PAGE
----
When 'hare-brained' is an insult to hare-brains

When 'hare-brained' is an insult to hare-brains

Mr Joe B Carvalho
Hindi (U/A) ¬¬

Cast: Arshad Warsi, Jaaved Jaaferi, Soha Ali Khan, Shakti Kapoor, Vijay Raaz, Geeta Basra, Snehal Dhabi

Director: Samir Tewari

Call them PJs, “paanchat”, “khaoo”, “bhejaterian” (as in those that eat “bheja” or brains), but Bollywood never seems to tire of the brand of jokes that seriously require audiences to surgically remove their brains before entering the cinema hall. Not doing so would be an insult to the maker — both yours and the film’s.

Right off the bat, Mr Joe B Carvalho — the film as well as the Bangalore-resident character — requires you to suspend all belief as Arshad Warsi bashes up a gang of drug-peddling goons for not paying their cable TV bill, while instructing them to grow their plants in gardens and packing their flour in the kitchen.

A perfect example of the defective detective, don't you think? So our way-below-average Joe is contracted by a billionaire (Shakti Kapoor) to bring back his daughter, who has purportedly run away with a “bawarchi”.

Meanwhile, a crackpot dictator (Snehal Dhabi), for some reason named Kopa Kabana, misinterprets the signals from a Bangalore-belle (Geeta Basra), is eventually spurned by her, and now plans to stop her marriage with the help of international killer Carlos (Jaaved Jaaferi) and Delhi-based electronic goods dealer M K (Vijay Raaz), the mere mention of whose name spells death for the speaker, somewhat ala Lord Voldemort.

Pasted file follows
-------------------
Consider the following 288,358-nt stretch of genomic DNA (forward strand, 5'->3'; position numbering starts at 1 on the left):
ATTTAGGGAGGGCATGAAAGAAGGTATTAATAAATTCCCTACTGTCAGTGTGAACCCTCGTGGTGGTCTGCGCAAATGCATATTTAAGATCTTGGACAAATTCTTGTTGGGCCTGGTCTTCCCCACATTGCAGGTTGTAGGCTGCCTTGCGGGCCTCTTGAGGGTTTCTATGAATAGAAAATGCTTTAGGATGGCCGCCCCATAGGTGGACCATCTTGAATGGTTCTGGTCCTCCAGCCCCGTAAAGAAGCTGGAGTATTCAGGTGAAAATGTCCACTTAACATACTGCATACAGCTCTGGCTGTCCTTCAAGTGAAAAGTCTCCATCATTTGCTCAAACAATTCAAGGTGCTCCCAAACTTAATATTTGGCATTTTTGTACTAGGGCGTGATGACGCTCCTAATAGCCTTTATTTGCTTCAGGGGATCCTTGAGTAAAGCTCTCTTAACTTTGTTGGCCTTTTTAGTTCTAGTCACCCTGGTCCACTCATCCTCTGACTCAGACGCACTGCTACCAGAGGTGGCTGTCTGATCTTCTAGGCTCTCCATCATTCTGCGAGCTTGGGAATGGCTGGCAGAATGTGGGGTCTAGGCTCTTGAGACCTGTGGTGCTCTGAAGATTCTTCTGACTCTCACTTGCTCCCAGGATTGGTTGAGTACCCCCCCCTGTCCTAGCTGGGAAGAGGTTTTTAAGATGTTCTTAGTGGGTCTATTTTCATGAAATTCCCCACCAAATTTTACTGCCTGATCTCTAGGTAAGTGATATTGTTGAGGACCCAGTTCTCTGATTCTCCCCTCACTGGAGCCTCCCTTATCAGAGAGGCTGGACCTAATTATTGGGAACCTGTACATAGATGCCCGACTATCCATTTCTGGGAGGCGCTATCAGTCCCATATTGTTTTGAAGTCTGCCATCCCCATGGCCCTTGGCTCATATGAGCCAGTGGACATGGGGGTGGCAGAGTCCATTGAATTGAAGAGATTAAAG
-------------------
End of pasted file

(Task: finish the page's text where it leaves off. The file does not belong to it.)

And trying to stop this “Big C” is Senior Inspector Shantipriya Phadnis (Soha Ali Khan), who also happens to be Joe's childhood sweetheart.

As expected, much hilarity ensues in the form of mistaken identities, misunderstandings, literal meanings of idioms, words and phrases, Jaaferi in drag for most of his screen time, visual gags that alternately make you laugh and gag, singer Babul Supriyo's acting debut and Warsi's comic timing.

Forget the songs, the locations and the screenplay: They are mere vestiges in a film that only manages to keep you seated because it runs for just 130 minutes, and manages to tickle you with your silliness, and only just about so.

Mr Joe B Carvalho is more of a midweek watch than a weekender film, and that too strictly for people who adored Andaz Apna Apna and want more films like it.

But be forewarned. The film is just a wannabe that shows debutant director Samir Tewari's potential. With more maturity, he can deliver the goods, but we will have to wait for it.

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